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What you can do to help

Air pollution is a local, national and international problem.  We all need to do our bit to tackle it. If enough people are committed to making small changes frequently and together, we can make improvements in air quality and reduce our exposure to air pollution.

Out and about

While air quality is improving, there is much more we can all do to tackle harmful emissions.

  • Car share for clean air. Buddy up with someone at work or for the school run and split the fuel costs, cut congestion, reduce parking problems and air pollution
  • Walking is one of the most environmentally friendly ways to get around - and great for your health too. Worth considering for your commute or the school run
  • Cycling. Start your day the clean air way and try cycling your commute
  • Engine off when you stop. Running the engine when your car is stationary - otherwise known as 'idling' or 'ticking over' - contributes to making air pollution worse. Simply switch off your engine when you at standstill for a while and make a real difference (and save you money and wear and tear on the engine!)
  • Use buses or trains. If you already use public transport, why not encourage your colleagues, friends and family as well?
  • Park and ride. Norwich Park and Ride has conveniently located car park sites around Norwich with frequent bus services linking them to the city centre
  • Retime your commute. If you need to drive to and from work, can you change the time you commute to reduce air pollution at peak hours?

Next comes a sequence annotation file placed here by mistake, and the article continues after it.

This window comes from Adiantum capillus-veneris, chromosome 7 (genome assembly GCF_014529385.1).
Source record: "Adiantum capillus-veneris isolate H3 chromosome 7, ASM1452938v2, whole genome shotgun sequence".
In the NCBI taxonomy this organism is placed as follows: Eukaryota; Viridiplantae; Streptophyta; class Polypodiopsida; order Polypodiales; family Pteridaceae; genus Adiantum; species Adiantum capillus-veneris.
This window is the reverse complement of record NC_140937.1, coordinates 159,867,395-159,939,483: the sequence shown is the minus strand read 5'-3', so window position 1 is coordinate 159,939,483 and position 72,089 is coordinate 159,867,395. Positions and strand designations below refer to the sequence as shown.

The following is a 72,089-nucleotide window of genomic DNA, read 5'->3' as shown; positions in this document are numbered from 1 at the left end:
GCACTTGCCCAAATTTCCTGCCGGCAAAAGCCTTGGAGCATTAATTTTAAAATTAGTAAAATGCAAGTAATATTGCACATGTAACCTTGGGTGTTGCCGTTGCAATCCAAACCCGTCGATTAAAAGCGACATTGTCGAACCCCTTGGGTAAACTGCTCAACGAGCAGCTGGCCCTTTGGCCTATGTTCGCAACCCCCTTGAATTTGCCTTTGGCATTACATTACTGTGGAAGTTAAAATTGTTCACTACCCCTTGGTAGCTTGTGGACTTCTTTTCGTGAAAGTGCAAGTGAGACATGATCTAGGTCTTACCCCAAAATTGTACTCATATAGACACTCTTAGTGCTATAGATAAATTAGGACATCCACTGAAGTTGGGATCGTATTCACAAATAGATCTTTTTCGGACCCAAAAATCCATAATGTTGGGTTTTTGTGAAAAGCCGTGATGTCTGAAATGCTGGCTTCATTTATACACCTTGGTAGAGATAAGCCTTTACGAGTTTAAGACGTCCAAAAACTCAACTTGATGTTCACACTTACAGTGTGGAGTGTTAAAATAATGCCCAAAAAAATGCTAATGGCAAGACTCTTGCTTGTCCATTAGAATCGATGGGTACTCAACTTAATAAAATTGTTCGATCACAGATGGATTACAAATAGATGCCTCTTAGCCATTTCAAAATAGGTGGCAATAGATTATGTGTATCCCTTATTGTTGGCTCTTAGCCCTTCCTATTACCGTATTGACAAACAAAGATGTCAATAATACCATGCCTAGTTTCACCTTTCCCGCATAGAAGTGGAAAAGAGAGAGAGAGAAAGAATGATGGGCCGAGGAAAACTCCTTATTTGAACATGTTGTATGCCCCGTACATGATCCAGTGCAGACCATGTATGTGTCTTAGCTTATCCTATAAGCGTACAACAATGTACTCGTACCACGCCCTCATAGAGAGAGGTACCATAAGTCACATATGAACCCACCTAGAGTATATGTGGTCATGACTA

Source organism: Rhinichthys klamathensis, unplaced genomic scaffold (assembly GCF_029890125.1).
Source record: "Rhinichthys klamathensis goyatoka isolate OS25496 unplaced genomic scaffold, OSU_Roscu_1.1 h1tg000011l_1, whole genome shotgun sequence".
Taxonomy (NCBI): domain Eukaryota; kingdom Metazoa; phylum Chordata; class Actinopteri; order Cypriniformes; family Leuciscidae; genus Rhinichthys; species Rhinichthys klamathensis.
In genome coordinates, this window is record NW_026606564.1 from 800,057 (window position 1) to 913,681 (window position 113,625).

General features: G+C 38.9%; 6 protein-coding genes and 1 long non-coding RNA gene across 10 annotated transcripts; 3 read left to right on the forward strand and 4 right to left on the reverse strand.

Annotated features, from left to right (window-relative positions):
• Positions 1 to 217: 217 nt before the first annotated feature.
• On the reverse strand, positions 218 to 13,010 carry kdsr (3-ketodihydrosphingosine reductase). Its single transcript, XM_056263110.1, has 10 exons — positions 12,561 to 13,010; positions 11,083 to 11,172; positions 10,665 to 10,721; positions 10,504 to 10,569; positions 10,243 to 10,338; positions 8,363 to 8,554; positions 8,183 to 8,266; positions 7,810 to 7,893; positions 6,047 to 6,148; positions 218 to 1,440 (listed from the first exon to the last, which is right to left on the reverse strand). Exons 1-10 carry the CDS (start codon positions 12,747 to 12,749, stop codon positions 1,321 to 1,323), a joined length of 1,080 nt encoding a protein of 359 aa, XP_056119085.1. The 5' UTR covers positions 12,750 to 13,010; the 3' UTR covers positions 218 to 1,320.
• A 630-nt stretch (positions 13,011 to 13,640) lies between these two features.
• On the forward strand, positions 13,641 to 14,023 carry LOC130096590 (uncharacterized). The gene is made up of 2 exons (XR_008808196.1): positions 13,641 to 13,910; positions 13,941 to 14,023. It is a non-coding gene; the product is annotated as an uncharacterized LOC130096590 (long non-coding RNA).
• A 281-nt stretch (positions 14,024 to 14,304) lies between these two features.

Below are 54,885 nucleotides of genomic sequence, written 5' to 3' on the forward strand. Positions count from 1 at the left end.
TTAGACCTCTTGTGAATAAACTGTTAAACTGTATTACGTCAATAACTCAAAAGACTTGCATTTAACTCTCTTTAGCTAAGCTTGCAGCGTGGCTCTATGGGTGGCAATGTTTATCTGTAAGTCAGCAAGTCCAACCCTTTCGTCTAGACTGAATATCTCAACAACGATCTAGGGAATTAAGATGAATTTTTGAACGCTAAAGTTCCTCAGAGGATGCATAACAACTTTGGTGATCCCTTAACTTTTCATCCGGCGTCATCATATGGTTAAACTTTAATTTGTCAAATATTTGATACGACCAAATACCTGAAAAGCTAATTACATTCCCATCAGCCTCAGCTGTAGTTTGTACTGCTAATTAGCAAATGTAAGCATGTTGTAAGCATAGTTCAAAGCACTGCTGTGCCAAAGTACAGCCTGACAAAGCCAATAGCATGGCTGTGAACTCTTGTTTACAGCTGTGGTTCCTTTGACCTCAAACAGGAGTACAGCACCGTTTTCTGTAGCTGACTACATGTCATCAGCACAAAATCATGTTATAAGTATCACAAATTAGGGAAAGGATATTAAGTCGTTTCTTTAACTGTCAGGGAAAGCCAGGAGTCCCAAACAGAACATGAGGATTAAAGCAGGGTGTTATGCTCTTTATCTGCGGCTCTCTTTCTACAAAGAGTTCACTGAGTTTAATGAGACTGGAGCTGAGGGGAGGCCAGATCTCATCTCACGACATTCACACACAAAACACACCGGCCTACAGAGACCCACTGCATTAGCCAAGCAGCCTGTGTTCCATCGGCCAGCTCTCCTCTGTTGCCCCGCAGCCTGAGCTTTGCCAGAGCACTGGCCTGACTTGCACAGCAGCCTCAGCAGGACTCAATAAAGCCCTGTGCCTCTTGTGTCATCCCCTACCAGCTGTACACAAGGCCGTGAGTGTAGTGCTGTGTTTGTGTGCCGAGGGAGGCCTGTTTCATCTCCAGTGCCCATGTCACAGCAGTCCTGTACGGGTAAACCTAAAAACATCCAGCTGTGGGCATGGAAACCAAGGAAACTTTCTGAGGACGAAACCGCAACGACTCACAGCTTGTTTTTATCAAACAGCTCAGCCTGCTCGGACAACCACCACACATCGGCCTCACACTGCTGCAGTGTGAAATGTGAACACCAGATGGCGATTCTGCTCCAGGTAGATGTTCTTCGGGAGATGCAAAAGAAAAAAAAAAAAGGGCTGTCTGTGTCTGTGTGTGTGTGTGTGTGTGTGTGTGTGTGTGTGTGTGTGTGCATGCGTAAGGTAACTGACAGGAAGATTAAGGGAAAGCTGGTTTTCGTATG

• Don't drive under pressure. Correctly inflated tyres can save fuel and reduce pollution, so make sure you check yours regularly
  • Upgrade. When it's time to upgrade your car, consider an electric or hybrid model, as you pay little or no vehicle excise duty (road tax) on these. They're cheaper to run, maintenance costs are much lower, they're quieter and emit less air pollution or carbon dioxide
  • Encourage your school to develop a school travel plan and teach children about air pollution. Champion journeys to school by more sustainable forms of transport and support pupil's health, wellbeing and safety

At home

  • Keep your home ventilated. Indoor air quality can be poorer than outside air, even in cities. This is due to a build-up of pollutants from sources such as home heating and cooking appliances, tobacco products, cleaning products, building materials and home furnishings
  • Open fires and wood-burning stoves. If you burn solid fuel at home, consider switching to a cleaner fuel - electricity or gas. If there is no alternative to burning solid fuel, consider switching to a cleaner modern stove and burning dry wood or smokeless fuels
  • Avoid having garden bonfires. The smoke produced contributes to local air pollution and can be very irritating to your neighbours
  • Be as energy efficient as possible, e.g. by upgrading your boiler or improving insulation
  • Choose green energy suppliers and environmentally sustainable product
  • It's best not to smoke, but if you do, smoke outside and away from doorways and windows. Ask smoking visitors to do likewise. Vaping or e-cigarettes do not produce carbon monoxide or the harmful levels of toxins found in second-hand tobacco smoke
  • Check any DIY products or household aerosols for VOC content. Read the label and note whether the product should not be used in an enclosed space. There are often more 'environmentally-friendly' alternatives to conventional paints, glues and similar products, so choose wisely

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